This will install everything for you, there is no need to npm install or npm run setup as this has already been done for you.

Initial thoughts

It’s a really nice experience! I didn’t have to think about setting anything up and everything I needed was already there for me. Of course I prefer to use UnoCSS over Tailwind and I have no clue how I’m supposed to use MSW, but these inclusions aren’t blocking me from getting started. I can start the dev starter and jump right into writing my app code.

Having authentication already set up saved me a lot of time and there’s even some handy pre-written util functions you can use to access user data etc in your loaders. Even Form wise there’s not much you need to do here, it’s got some nice styling and basic error handling out of the box.

I really like using SQLite as my database. Previously I used Planetscale because Vercel doesn’t let you deploy something like SQLite for persistent data storage. It was refreshing to have a local database where I can get almost instant responses and not having to worry about hitting the remote database constantly. It made me feel more comfortable, which meant that I could experiment and make mistakes with no harmful implications. Additionally, because I’m deploying with my data is always going to be close to my app, therefore responses are going to be almost as snappy (which is amazing).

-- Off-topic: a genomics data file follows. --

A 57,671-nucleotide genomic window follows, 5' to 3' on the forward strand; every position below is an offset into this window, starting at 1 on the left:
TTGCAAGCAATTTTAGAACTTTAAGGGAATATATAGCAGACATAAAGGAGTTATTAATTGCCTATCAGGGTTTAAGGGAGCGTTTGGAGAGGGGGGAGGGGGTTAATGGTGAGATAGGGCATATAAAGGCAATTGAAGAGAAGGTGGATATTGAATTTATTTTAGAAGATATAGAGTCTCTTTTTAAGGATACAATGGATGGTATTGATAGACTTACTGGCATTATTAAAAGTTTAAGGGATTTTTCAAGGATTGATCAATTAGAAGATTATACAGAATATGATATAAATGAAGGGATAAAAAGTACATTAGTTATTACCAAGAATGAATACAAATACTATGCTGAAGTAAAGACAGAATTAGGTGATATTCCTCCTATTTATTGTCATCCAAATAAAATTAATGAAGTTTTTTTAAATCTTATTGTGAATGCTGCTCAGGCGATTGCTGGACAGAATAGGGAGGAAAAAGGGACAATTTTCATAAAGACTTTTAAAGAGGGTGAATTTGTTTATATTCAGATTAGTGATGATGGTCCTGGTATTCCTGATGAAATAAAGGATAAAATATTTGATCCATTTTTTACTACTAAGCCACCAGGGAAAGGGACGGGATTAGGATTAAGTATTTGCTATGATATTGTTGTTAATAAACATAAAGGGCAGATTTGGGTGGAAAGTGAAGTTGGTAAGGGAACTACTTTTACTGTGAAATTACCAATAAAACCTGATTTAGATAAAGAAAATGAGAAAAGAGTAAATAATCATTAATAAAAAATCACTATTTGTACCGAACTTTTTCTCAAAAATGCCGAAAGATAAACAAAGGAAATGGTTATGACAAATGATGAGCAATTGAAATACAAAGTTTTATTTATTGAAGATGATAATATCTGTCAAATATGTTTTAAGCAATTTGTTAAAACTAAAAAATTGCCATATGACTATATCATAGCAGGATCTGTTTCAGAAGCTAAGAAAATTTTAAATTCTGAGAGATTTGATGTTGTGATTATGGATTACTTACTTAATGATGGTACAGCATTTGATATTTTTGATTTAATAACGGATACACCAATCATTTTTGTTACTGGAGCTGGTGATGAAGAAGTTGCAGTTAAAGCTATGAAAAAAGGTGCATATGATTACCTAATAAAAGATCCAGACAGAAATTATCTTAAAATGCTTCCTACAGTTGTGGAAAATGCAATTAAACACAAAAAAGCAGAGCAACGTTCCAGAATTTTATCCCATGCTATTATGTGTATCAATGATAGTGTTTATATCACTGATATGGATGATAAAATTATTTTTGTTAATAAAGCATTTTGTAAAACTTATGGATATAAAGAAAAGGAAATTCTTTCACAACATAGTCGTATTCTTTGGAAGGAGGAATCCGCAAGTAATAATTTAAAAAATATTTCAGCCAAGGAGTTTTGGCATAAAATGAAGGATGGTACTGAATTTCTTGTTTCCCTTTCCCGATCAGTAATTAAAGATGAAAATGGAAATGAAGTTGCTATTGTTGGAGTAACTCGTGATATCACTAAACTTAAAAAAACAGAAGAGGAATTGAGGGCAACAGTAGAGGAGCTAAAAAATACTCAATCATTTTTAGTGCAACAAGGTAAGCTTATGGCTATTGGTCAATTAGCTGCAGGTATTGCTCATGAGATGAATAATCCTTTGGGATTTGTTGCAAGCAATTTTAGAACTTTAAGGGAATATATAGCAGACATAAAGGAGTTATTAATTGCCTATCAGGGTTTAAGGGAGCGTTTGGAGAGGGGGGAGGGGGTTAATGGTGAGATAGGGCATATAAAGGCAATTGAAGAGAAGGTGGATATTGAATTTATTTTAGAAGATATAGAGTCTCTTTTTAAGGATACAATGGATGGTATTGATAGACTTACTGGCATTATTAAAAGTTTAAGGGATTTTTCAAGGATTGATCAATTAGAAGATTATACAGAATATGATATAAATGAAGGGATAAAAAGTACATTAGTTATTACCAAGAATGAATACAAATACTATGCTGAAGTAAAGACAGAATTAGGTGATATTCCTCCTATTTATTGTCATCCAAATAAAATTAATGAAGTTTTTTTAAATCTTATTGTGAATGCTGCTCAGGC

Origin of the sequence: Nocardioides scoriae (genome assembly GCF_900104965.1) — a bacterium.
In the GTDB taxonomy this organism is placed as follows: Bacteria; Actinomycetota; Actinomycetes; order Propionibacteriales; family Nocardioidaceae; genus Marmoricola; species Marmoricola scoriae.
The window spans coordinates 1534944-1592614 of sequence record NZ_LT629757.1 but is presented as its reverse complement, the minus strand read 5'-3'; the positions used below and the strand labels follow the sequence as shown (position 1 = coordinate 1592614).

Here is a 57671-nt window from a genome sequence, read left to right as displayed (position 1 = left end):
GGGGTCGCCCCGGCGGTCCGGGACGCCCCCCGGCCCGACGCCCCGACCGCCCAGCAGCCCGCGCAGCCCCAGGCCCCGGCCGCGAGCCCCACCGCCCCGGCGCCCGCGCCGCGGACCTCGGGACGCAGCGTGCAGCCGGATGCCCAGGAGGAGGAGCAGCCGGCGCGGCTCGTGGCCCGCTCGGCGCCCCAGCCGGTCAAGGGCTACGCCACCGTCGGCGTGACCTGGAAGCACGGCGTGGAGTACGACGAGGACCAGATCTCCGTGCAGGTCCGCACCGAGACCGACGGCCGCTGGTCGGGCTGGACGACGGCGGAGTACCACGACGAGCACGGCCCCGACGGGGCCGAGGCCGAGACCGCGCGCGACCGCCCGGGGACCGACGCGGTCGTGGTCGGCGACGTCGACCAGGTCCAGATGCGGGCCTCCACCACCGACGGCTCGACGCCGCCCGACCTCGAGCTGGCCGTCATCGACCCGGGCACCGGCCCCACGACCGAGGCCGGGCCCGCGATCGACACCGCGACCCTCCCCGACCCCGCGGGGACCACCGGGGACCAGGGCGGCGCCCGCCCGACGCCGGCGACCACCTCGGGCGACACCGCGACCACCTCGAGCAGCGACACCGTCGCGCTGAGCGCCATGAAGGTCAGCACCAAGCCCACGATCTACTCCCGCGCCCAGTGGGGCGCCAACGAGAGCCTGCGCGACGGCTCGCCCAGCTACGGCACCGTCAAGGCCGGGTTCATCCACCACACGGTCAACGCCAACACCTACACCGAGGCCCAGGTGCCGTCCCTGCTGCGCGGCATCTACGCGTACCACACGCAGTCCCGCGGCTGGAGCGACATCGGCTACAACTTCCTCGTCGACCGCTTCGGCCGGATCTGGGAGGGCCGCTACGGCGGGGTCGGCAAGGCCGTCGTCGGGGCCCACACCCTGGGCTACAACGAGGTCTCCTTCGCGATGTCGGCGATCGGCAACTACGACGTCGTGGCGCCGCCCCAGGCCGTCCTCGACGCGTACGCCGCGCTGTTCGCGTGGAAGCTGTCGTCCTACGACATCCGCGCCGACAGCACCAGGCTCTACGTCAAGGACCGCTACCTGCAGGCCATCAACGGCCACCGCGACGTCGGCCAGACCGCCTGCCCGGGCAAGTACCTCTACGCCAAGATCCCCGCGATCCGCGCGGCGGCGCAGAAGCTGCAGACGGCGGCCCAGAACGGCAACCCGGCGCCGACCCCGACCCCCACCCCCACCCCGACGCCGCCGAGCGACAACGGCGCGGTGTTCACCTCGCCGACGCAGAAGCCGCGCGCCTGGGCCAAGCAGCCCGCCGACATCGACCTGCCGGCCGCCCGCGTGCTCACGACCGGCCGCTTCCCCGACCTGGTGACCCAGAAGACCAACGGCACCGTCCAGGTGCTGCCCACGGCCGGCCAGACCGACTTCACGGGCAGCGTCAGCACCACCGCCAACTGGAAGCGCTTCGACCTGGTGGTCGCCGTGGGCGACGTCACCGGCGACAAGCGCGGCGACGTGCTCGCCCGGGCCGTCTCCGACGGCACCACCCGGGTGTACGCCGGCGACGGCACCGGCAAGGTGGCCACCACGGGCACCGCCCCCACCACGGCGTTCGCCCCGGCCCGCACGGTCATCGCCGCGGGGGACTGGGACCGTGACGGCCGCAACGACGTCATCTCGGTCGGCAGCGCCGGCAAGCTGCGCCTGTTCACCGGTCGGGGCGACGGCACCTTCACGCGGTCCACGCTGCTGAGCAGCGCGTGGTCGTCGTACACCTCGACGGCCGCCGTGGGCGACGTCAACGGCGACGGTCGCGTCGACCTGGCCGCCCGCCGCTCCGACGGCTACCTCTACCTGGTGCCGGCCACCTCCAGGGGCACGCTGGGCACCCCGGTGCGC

Since I already have a decent understanding of Remix I found myself being super productive and not running into many issues a long the way. In fact I don’t think I visited any Github issue pages at all (which is an achievement in itself).

Deploying the project

There’s two ways I ended up deploying Recipeasy: one way was using the fly CLI directly and the other was pushing up to GitHub and letting GitHub Actions deploy it for me. I’m not going to go into step by step instructions here because one thing that makes Remix Stacks (and Remix in general) great is whatever stack/framework you choose the README always has all the information you need for getting your app deployed.


The biggest frustration I came across with Recipeasy was when it came to deploying the app with the current GitHub Actions setup:

  • The majority of my pushes took longer than 5 minutes to deploy